Also clean your room prior to every kriya routine.

than

On 1/24/2019 at 6:32 AM, DnoReally said:

Thanks for a really good laugh!!! The sad thing is it took me a bit to realize you joking!!!  Great reminder to not take things so seriously.

 

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@Yonkon I feel like I regularly benefit for the practice and sometimes there seems to be a spike. The wonderful thing is the daily benefits that accrue over time. I can look back and see wonderful progress. I might not feel that there is progress every day, but as I look back it is significant.

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33 minutes ago, pointessa said:

@Yonkon I feel like I regularly benefit for the practice and sometimes there seems to be a spike. The wonderful thing is the daily benefits that accrue over time. I can look back and see wonderful progress. I might not feel that there is progress every day, but as I look back it is significant.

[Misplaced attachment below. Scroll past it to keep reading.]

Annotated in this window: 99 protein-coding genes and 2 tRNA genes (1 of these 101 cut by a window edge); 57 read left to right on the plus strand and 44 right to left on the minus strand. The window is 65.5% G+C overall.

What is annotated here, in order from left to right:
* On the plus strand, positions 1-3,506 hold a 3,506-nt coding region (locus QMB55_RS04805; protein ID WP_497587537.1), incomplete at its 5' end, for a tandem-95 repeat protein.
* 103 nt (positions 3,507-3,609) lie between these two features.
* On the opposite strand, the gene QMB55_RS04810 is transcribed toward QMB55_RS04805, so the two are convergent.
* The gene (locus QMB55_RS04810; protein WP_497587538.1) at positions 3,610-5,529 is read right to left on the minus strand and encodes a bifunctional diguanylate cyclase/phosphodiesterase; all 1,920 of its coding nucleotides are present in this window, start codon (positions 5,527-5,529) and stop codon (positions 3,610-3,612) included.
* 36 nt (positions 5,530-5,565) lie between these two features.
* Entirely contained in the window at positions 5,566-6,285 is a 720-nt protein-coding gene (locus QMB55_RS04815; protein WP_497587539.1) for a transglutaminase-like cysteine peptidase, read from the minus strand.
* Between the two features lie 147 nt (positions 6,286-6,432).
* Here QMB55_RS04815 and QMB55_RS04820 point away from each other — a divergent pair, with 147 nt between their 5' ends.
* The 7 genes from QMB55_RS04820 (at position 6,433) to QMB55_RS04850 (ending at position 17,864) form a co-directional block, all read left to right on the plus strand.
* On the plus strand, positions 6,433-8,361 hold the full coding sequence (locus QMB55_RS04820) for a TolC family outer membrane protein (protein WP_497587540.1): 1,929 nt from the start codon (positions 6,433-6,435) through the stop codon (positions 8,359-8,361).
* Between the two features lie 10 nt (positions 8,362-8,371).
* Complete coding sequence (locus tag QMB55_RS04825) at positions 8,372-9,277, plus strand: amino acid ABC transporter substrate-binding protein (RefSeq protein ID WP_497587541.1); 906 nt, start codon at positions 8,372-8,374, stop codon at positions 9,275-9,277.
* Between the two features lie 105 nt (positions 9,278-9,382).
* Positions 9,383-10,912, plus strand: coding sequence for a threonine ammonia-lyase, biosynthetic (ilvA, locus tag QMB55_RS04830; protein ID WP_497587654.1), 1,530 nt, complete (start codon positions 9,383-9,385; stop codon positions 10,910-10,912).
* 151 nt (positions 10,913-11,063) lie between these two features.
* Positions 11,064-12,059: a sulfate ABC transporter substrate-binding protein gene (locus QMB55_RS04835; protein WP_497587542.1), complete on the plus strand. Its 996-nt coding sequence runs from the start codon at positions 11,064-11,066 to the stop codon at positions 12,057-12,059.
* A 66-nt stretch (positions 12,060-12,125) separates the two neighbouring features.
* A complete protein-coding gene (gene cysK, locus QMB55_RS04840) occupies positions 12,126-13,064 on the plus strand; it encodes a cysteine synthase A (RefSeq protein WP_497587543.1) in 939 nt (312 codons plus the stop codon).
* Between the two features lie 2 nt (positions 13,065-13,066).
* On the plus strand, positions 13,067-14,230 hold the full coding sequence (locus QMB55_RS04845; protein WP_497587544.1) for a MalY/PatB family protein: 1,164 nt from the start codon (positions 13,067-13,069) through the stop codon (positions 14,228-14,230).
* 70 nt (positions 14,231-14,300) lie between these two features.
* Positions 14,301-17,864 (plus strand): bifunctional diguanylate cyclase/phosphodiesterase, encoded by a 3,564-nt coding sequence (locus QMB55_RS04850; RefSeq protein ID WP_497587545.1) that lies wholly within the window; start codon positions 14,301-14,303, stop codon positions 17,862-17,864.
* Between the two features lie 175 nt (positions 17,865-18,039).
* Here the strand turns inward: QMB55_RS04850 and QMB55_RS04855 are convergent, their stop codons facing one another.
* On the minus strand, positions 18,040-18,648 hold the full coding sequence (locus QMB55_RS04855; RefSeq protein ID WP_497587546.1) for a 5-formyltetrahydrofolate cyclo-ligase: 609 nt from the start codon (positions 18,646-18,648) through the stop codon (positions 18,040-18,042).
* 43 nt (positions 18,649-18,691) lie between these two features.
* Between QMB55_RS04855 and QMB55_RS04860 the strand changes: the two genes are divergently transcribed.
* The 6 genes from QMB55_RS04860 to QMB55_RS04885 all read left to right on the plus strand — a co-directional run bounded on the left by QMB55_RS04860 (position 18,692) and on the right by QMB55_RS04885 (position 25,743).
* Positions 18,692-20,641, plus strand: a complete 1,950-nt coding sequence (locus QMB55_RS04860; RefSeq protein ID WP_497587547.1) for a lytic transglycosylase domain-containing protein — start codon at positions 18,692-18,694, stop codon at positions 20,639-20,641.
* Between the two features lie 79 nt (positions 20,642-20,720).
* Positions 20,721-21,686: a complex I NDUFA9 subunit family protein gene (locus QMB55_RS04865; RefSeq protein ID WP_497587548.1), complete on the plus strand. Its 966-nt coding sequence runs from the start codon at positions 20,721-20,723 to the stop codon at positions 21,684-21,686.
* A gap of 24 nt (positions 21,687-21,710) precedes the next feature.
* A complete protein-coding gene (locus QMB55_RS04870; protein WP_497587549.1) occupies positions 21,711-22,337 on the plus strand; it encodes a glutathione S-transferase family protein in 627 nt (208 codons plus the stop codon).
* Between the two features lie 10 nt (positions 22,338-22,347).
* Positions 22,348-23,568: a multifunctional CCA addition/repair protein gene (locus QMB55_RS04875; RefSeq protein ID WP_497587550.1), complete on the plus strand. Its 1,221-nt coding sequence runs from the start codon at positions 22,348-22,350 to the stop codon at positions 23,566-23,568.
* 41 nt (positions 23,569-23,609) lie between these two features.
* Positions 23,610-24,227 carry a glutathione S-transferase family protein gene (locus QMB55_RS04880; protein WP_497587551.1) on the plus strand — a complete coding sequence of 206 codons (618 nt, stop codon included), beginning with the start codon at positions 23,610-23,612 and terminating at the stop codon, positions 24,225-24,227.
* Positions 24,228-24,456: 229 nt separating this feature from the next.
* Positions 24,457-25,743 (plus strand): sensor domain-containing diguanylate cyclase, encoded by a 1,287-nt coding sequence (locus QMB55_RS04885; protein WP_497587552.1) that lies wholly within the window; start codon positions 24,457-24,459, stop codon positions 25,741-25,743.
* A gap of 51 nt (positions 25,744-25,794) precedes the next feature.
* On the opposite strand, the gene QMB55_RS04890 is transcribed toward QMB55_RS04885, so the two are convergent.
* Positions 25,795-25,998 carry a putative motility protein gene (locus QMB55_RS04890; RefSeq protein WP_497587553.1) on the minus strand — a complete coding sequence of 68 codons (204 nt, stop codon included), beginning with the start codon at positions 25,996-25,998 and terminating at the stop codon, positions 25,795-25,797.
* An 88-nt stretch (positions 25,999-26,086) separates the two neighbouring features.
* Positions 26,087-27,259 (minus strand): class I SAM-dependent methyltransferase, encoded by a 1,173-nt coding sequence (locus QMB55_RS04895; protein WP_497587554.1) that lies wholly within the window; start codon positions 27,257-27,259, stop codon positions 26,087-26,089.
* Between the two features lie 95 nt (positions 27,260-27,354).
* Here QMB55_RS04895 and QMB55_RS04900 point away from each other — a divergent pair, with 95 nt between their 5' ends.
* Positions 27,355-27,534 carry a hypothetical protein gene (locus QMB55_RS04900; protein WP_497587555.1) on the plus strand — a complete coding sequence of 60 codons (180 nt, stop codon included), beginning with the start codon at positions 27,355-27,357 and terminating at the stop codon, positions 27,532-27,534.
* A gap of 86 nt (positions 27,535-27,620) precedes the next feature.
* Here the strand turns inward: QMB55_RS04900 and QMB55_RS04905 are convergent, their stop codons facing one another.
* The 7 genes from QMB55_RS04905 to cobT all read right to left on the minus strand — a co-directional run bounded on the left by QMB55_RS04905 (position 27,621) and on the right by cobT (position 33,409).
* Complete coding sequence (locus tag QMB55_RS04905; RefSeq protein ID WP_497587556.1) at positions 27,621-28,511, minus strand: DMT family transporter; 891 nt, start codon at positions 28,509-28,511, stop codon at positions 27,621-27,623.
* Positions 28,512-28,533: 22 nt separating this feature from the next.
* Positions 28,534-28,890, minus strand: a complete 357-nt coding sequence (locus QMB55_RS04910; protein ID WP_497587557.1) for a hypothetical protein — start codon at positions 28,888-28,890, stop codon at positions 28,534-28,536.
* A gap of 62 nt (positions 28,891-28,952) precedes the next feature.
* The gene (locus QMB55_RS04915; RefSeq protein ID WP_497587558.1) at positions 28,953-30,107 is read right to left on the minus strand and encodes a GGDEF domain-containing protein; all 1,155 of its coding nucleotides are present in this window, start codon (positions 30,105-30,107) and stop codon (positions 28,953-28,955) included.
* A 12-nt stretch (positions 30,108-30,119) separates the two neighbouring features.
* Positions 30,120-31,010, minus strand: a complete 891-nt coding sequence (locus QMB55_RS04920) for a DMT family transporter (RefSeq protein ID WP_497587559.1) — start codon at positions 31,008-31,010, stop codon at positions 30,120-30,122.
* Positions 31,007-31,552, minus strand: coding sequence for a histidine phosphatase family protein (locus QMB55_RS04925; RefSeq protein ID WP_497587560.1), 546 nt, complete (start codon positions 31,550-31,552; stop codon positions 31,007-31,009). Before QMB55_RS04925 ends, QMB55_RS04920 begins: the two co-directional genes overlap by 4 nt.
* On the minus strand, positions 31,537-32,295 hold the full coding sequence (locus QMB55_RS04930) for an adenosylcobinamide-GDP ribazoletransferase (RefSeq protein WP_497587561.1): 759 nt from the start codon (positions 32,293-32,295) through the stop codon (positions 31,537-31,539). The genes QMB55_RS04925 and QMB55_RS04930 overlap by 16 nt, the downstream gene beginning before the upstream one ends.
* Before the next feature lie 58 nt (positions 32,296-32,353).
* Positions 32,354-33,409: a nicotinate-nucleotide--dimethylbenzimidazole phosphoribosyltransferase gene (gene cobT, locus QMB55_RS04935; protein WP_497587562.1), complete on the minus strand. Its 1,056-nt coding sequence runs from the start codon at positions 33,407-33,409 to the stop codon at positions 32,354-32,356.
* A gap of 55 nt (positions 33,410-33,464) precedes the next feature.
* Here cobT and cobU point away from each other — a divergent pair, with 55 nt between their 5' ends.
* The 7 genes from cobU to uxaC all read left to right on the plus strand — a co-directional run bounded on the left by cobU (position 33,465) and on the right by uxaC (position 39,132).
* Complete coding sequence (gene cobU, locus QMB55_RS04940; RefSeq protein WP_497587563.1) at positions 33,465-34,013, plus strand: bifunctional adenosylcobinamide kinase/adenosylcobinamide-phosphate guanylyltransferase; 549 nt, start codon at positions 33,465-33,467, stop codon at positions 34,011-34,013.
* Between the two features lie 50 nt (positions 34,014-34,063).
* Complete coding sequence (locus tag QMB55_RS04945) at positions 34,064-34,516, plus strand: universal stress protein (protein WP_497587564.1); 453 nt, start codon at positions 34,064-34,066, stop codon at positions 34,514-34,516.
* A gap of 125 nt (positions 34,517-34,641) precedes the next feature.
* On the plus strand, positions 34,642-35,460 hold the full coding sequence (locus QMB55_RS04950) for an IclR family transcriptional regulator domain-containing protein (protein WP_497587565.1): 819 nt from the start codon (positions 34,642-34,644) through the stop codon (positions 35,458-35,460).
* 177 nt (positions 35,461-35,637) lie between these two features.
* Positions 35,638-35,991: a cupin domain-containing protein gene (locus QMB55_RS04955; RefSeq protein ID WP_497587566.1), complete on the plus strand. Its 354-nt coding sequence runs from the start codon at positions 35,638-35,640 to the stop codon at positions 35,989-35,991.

What benefits look like? Comparing to meditation


See things as they are

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51 minutes ago, pointessa said:

@Yonkon I feel like I regularly benefit for the practice and sometimes there seems to be a spike. The wonderful thing is the daily benefits that accrue over time. I can look back and see wonderful progress. I might not feel that there is progress every day, but as I look back it is significant.

I also would like how to measure the progress. I feel like there is progress, but it feels more like guessing and intuition. I think measuring spiritual progress is like catching water, but maybe you can help me.

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@Serotoninluv

just try to do what Leo is describing, but it's okay if you can't do it all.

As time goes on and your practice improves KP will be extremely easy and it will feel like it is doing you

 

 

I felt like sharing that I'm around 4 months into my routine, lesson 18 of Stevens book, and really starting to feel it, I've been doing KP3 for about a week and Stevens is right that it is much more potent than KP1 & KP2. I can feel warm buzzing energy in my head and spine when doing the breathing, and the mind is much more still.